NSA to Retain Military Leadership

The move rejects an upcoming report that suggests putting the agency under civilian control.

WASHINGTON, DC - OCTOBER 30: U.S. Army Gen. Keith Alexander, director of the National Security Agency and commander of U.S. Cyber Command, speaks during a conference at the Ronald Reagan Building, October 30,2013 in Washington, DC. General Alexander spoke about Cybersecurity at a conference hosted by Bloomberg Government.  
National Journal
Jordain Carney
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Jordain Carney
Dec. 13, 2013, 9:54 a.m.

The Obama ad­min­is­tra­tion guar­an­teed that the Na­tion­al Se­cur­ity Agency will con­tin­ue to be led by a mil­it­ary of­fi­cial, de­fy­ing a grow­ing push to put the spy agency un­der the pur­view of a ci­vil­ian.

The ad­min­is­tra­tion guar­an­teed on­go­ing mil­it­ary su­per­vi­sion when it de­cided the NSA dir­ect­or will con­tin­ue to also lead Cy­ber Com­mand, which must be over­seen by a mil­it­ary of­ficer.

The de­cision, an­nounced Fri­day by White House’s Na­tion­al Se­cur­ity Coun­cil spokes­wo­man Caitlin Hay­den, comes less than a day after of­fi­cials leaked news that a highly an­ti­cip­ated re­port would sug­gest a ci­vil­ian take over the NSA’s top spot. The re­port by the Re­view Group on In­tel­li­gence and Com­mu­nic­a­tions Tech­no­logy is ex­pec­ted to be form­ally sub­mit­ted to the White House by Sunday.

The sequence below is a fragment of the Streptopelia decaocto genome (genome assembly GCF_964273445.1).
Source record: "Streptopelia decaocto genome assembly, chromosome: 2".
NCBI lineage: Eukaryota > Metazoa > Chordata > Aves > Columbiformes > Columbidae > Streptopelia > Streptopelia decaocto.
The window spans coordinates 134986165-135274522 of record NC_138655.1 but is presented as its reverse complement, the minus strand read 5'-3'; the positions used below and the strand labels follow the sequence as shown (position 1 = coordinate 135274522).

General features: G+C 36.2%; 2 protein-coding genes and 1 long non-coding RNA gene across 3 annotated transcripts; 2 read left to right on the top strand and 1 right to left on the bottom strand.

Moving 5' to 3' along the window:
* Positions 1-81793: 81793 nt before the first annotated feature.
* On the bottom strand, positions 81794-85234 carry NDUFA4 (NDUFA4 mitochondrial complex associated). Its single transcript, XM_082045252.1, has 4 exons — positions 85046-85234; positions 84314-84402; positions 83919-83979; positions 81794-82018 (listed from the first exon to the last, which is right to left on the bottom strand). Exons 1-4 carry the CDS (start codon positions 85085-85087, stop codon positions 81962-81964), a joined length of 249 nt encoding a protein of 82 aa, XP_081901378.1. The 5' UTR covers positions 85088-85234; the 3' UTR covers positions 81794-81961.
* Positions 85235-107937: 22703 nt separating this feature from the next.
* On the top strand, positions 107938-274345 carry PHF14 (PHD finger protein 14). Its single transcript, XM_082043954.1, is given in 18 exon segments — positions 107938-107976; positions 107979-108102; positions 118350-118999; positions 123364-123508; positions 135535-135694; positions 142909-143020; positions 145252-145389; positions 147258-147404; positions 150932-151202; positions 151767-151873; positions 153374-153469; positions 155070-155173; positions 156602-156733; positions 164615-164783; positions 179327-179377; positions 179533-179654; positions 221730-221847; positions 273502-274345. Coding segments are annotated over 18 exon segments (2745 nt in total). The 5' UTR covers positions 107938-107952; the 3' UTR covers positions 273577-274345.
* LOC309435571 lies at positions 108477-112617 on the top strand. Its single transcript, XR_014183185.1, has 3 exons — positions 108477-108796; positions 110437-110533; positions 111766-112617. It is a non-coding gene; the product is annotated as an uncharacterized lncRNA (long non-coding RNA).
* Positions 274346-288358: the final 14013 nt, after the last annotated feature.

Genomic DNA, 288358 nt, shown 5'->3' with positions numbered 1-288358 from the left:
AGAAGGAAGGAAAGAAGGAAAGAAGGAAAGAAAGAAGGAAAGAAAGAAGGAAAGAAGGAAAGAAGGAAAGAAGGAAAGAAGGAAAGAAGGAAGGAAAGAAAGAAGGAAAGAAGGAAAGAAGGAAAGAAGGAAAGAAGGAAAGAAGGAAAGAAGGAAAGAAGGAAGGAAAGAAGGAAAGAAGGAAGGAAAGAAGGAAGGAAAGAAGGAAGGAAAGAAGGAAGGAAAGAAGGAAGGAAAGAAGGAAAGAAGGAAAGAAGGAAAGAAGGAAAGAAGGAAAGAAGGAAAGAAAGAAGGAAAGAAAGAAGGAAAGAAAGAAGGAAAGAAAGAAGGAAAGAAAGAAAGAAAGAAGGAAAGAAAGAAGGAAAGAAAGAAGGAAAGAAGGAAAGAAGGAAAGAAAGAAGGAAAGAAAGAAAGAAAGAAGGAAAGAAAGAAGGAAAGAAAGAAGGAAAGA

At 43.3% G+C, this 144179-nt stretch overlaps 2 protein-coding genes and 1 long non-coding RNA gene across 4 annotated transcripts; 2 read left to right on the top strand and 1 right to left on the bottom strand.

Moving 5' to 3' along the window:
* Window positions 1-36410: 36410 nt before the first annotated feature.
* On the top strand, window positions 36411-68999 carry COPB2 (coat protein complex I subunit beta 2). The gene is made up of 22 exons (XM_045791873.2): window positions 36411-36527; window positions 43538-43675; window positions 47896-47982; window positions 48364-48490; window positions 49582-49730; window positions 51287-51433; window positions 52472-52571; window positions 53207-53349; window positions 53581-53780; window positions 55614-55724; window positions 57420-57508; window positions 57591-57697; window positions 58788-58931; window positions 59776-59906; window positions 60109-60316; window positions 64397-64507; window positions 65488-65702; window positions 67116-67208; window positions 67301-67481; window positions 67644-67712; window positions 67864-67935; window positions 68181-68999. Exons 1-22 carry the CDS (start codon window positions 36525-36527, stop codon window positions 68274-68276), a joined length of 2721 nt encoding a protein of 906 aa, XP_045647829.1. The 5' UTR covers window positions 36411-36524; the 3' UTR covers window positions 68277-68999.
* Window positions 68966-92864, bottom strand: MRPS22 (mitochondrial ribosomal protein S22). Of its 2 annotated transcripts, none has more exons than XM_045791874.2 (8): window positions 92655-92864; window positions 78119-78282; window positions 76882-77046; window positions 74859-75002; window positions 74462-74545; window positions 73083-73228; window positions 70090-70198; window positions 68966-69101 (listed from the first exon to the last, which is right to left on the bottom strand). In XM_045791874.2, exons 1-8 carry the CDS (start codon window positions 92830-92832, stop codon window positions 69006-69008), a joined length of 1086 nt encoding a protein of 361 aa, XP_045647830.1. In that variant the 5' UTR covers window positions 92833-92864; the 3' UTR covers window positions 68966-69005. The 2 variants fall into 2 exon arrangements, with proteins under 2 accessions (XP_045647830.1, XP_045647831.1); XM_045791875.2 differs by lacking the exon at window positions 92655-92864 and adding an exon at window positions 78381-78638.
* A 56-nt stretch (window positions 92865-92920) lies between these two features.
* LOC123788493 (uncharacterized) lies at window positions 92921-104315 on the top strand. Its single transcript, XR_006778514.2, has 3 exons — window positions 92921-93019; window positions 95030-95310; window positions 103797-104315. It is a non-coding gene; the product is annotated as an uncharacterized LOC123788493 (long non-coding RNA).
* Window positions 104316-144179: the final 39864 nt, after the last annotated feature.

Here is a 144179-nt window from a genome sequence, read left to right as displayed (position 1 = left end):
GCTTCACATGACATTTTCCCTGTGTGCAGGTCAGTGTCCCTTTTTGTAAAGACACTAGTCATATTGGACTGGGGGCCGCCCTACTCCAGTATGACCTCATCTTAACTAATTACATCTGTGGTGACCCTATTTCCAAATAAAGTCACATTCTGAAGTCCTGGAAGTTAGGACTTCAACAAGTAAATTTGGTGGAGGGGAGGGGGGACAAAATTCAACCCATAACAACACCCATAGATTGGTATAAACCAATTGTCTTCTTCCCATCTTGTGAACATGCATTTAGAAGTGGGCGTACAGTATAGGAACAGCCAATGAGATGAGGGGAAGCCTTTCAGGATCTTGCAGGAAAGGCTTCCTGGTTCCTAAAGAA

But the ad­min­is­tra­tion is mov­ing in the op­pos­ite dir­ec­tion.

“Fol­low­ing a thor­ough in­ter­agency re­view, the Ad­min­is­tra­tion has de­cided that keep­ing the po­s­i­tions of NSA Dir­ect­or and Cy­ber Com­mand Com­mand­er to­geth­er as one, dual-hat­ted po­s­i­tion is the most ef­fect­ive ap­proach to ac­com­plish­ing both agen­cies’ mis­sions,” Hay­den said.

There has been a grow­ing push for the NSA to be led by a ci­vil­ian, out of con­cerns that hav­ing one per­son with a dual role un­ne­ces­sar­ily con­cen­trated too much power. Keith Al­ex­an­der, a four-star gen­er­al who cur­rently holds both po­s­i­tions, is ex­pec­ted to step down this spring.

Hay­den noted that Al­ex­an­der’s re­tire­ment provided the ad­min­is­tra­tion with a “nat­ur­al time” to re­view the ex­ist­ing ar­range­ment. Al­ex­an­der has re­peatedly pushed for the roles to re­main linked after his de­par­ture.

“Without the dual-hat ar­range­ment, elab­or­ate pro­ced­ures would have to be put in place to en­sure that ef­fect­ive co­ordin­a­tion con­tin­ued and avoid cre­at­ing du­plic­at­ive cap­ab­il­it­ies in each or­gan­iz­a­tion,” Hay­den ad­ded.

Pres­id­ent Obama com­mis­sioned the re­view pan­el in Au­gust amid grow­ing con­cern about the agency’s in­tel­li­gence-gath­er­ing tac­tics. The NSA has been pil­lor­ied this year as leaked doc­u­ments from former con­tract­or Ed­ward Snowden have shed light on the agency’s in­tern­al work­ings.

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